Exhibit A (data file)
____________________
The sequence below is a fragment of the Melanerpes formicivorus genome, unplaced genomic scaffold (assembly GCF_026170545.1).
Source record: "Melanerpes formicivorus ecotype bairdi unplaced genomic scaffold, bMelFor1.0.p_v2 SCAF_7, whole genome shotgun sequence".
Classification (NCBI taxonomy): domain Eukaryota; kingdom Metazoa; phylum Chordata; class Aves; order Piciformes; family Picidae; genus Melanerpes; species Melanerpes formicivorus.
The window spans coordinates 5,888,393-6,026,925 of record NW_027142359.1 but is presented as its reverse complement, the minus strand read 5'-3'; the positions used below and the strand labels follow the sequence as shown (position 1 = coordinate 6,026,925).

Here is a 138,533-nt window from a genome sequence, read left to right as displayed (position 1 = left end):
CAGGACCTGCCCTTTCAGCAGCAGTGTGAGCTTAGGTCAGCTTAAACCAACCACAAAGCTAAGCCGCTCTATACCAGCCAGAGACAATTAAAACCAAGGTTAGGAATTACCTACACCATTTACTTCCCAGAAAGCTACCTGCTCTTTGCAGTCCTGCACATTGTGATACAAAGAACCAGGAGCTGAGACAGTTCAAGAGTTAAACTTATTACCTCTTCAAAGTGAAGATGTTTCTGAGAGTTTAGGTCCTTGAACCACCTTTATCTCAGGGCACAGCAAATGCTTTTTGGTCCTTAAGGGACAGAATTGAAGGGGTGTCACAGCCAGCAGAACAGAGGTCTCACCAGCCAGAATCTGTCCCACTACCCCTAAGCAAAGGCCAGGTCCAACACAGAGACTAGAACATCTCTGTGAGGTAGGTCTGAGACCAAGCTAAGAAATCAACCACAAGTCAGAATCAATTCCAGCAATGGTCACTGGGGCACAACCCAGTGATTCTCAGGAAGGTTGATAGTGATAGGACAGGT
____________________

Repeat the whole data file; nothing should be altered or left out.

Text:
The sequence below is a fragment of the Melanerpes formicivorus genome, unplaced genomic scaffold (assembly GCF_026170545.1).
Source record: "Melanerpes formicivorus ecotype bairdi unplaced genomic scaffold, bMelFor1.0.p_v2 SCAF_7, whole genome shotgun sequence".
Classification (NCBI taxonomy): domain Eukaryota; kingdom Metazoa; phylum Chordata; class Aves; order Piciformes; family Picidae; genus Melanerpes; species Melanerpes formicivorus.
The window spans coordinates 5,888,393-6,026,925 of record NW_027142359.1 but is presented as its reverse complement, the minus strand read 5'-3'; the positions used below and the strand labels follow the sequence as shown (position 1 = coordinate 6,026,925).

Here is a 138,533-nt window from a genome sequence, read left to right as displayed (position 1 = left end):
CAGGACCTGCCCTTTCAGCAGCAGTGTGAGCTTAGGTCAGCTTAAACCAACCACAAAGCTAAGCCGCTCTATACCAGCCAGAGACAATTAAAACCAAGGTTAGGAATTACCTACACCATTTACTTCCCAGAAAGCTACCTGCTCTTTGCAGTCCTGCACATTGTGATACAAAGAACCAGGAGCTGAGACAGTTCAAGAGTTAAACTTATTACCTCTTCAAAGTGAAGATGTTTCTGAGAGTTTAGGTCCTTGAACCACCTTTATCTCAGGGCACAGCAAATGCTTTTTGGTCCTTAAGGGACAGAATTGAAGGGGTGTCACAGCCAGCAGAACAGAGGTCTCACCAGCCAGAATCTGTCCCACTACCCCTAAGCAAAGGCCAGGTCCAACACAGAGACTAGAACATCTCTGTGAGGTAGGTCTGAGACCAAGCTAAGAAATCAACCACAAGTCAGAATCAATTCCAGCAATGGTCACTGGGGCACAACCCAGTGATTCTCAGGAAGGTTGATAGTGATAGGACAGGT